itself as a proper subprogram.  As a syntactic matter, this is
impossible.  That's why words like "equivalent" and "representation"
matter.  This part of the proof is closely related to the problem of
writing a self-reproducing program.

William D Clinger

Tue, 21 Jul 1998 03:00:00 GMT
halting is weak?

>This contradiction relies on the program A calling the halting program
>as a subroutine.  To me, this is a weak result -- it does not seem
>to forbid the possibility of there being a halting test program H() that
>works for all programs that do not call H() as a subroutine.

This dependence on A calling H() is necessary for this particular proof of
the halting theorem.  I suspect that other proofs can be constructed that
don't rely on it, but they wouldn't be nearly as simple.

Well, this proof isn't actually that simple, because it avoided
discussing the only hard part: being able to define the
self-inspecting program A.  (Well, H inspects A, but H is called as a
subroutine of A.)  A serves as code and as data, and one has to show
that such a construction is possible in the underlying framework of
your choice (e.g., Turing Machines, mu-recursive functions, ...).

The crucial insight is the possibility of a Univeral Turing Machine;
if this already is a given, then proving undecidability of the halting
problem is rather trivial indeed.

Furthermore, many of the computability theorems are based on the idealized
Turing Machine, which has an infinite tape.  When applied to real computer
systems they don't apply, since all real systems have finite memory
capacities.

This comes up every once in a while, but it is irrelevant.  Even
though "real" machines have only finite memory (and could therefore be
considered FSMs), their state space is so mind-boggingly huge, that
the theoretically possible decision procedure would run much longer
than any real computer would be able to host it.

--
-Matthias

Tue, 21 Jul 1998 03:00:00 GMT
halting is weak?

Quote:

>>Furthermore, many of the computability theorems are based on the idealized
>>Turing Machine, which has an infinite tape.  When applied to real computer
>>systems they don't apply, since all real systems have finite memory
>>capacities.

>I wish people would quit spouting this untruth.  Turing Machines DO NOT
>use an infinite tape, only an unbounded one.  A Turing Machine that halts
>after N steps can have used at most N units of tape.  A real computer is
>unbounded in exactly the same way, as long as you are willing to manufacture
>and mount yet one one disk or magtape when ever it needs it.

Unfortunately, a _new_ disk or magtape is needed; you cannot re-use
any.  For any N, there are TM terminating computations that need more than
N units of tape.  N could exceed the number of elementary particles in the
Universe.

So 'unbounded' is physically unattainable.  Strictly speaking, any
computer, or even all existing ones networked together, would be no more
than a Finite Automaton.  The number of states would be astronomical, but
so what.

On the other hand, 'idealizations' like Pushdown Automata and Turing
machines are very useful... an analogous situation with R (the reals),
continuous functions on R, and so on.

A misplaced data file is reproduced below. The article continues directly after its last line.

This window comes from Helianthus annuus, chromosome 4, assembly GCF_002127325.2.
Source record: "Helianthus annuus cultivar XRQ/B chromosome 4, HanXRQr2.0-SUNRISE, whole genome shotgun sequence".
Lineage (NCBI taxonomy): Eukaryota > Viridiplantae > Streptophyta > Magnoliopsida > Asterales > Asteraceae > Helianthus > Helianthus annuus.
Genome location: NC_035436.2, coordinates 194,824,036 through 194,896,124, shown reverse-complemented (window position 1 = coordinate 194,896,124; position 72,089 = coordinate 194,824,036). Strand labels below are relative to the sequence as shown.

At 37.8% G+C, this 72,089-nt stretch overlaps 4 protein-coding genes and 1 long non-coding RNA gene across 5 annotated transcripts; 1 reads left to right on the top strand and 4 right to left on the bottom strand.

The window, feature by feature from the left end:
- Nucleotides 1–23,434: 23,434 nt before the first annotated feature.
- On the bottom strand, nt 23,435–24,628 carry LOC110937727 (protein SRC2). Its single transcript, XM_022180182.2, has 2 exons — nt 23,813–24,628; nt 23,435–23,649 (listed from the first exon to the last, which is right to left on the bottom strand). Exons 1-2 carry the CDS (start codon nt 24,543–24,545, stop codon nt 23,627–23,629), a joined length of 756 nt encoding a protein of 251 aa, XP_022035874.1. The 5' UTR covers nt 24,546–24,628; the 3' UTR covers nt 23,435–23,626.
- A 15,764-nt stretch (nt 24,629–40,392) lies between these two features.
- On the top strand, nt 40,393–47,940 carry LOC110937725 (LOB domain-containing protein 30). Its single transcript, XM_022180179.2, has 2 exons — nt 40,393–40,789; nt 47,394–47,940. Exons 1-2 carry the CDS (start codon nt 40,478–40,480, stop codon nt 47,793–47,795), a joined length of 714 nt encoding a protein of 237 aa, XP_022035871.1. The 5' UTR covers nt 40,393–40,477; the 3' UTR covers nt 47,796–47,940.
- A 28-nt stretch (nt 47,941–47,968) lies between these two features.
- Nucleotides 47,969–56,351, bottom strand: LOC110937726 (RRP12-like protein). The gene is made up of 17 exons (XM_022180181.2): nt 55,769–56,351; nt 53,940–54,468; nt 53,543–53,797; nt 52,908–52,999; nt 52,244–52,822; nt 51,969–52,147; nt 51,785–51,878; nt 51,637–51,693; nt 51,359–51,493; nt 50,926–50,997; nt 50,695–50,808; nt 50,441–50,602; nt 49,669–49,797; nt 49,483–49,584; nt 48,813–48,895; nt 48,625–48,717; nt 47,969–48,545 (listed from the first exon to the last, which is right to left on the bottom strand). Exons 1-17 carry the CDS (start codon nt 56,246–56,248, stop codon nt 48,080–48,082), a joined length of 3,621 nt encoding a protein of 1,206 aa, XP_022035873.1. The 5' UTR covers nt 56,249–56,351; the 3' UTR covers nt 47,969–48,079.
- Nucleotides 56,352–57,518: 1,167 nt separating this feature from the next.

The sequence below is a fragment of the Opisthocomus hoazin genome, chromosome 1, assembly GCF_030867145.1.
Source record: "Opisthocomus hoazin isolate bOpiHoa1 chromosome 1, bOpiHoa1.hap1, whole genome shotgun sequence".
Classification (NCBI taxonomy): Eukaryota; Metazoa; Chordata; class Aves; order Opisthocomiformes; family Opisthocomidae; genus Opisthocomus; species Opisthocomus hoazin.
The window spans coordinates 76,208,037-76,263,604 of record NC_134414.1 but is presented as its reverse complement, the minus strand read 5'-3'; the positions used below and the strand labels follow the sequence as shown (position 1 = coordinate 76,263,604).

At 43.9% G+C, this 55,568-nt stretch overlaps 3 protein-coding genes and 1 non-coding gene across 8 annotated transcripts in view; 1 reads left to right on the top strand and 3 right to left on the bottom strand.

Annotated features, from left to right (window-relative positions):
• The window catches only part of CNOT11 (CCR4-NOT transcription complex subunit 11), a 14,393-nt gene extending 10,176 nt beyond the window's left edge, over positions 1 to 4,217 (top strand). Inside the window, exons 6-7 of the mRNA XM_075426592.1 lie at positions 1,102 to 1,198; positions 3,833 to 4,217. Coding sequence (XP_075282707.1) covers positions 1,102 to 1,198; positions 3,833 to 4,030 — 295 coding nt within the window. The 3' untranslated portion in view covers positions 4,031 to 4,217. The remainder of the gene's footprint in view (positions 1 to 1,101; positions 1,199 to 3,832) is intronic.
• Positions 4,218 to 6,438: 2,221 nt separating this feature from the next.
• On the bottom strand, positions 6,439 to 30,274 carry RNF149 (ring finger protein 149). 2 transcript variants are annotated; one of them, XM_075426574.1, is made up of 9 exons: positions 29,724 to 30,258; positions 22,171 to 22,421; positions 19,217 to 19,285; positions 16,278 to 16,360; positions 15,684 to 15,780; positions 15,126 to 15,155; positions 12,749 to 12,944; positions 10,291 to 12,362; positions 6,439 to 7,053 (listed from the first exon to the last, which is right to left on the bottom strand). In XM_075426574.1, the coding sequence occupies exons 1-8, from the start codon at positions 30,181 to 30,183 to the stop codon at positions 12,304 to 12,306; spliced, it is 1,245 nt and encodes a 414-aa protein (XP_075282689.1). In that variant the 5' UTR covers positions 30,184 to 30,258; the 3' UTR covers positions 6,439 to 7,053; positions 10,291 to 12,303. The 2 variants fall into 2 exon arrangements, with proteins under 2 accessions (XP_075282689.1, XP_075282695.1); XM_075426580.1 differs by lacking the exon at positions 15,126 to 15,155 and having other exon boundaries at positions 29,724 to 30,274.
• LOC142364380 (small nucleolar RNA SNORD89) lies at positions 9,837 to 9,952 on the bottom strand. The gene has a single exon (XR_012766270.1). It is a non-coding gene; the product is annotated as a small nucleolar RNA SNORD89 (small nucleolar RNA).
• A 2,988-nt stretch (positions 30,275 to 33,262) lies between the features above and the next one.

Ilias

Thu, 23 Jul 1998 03:00:00 GMT
halting is weak?

Quote:

>A nice one line proof of halting(?):
>H(P) is the proposed program which returns true if program P halts.  Then
>program A = ``L: if H(A) goto L''
>which is results in the contradiction.

>My questions:
>This contradiction relies on the program A calling the halting program
>as a subroutine.  To me, this is a weak result -- it does not seem
>to forbid the possibility of there being a halting test program H() that
>works for all programs that do not call H() as a subroutine.

>- The set of possible programs that do not call H() is large and significant;
>- the set of programs that call H() seems to me to be (relatively) small
>  (albeit infinite, i.e. set of measure zero maybe), and perhaps not
>  significant (is there any use for these programs other than as an
>  element in the halting proof?)

>Thus the halting theorem seems to me to be weak and insignificant.

>Please explain the flaw in my understanding.
>thanks

No, we cannot say that the unsolvable Halting Problem is "solvable but
for epsilon".  The short proof is nice but could be misleading.   Here is
an elementary account of pertinent facts.

The set H of halting computations, encoded in the integers, is a Sigma-
0-1 (rec. enumerable) set.  The set computed by any (terminating!) algorithm
is a Delta-0-1 (recursive) set, by definition.

H happens to be a "complete" Sigma-0-1 set (it "encodes" all Sigma-0-1
sets) and from this one shows H is not Delta-0-1.  That is the unsolvabili-
ty of the Halting Problem.

One way to understand "complete": _any_ Sigma-0-1 set can be obtained
as the set of n's for which a certain Turing machine halts.  In fact, this
means they are 'semi-decidable': there is an algorithm that given k, halts
and answers 'yes' if k is in the set.  But in general it fails to terminate
if k is not in the set... and we don't know what to conclude; it might be
that on any given input the TM will terminate 'if we wait a little longer'
... and then again, it might never do so.

It also follows that a set is computable (Delta-0-1) if and only if
both the set and its complement are Sigma-0-1.  Again, this is much less
innocent than it sounds!

There is a lot of 'difference' between H and any given computable (i.e.
Delta-0-1) set R.  This can be seen from the closure properties of Delta-0-1
E.g. adjoining or removing a finite set to/from R yields another computable
set and hence not H.  Adjoining infinitely many elements to R, that form a
computable set R', does the same.  Any finite union (or intersection) of R
sets still yields a computable set; none of these manages to "approximate"
H any better; what is left over, H - R, is of the "same" complexity as H.

What about using infinitely many R's... a countable family R_1, R_2 ...
of computable sets?   We could consider a _computable family_ and take its
union, say.  This means: there is an algorithm that for any n specifies a
computable set R_n -- perhaps by generating an algorithm P_n that computes
R_n... P_n answers yes or no to any question "is m in R_ n?".  Too bad...
such a union is still computable.. a Delta-0-1 set R.  In fact what I just
described is an algorithm for R.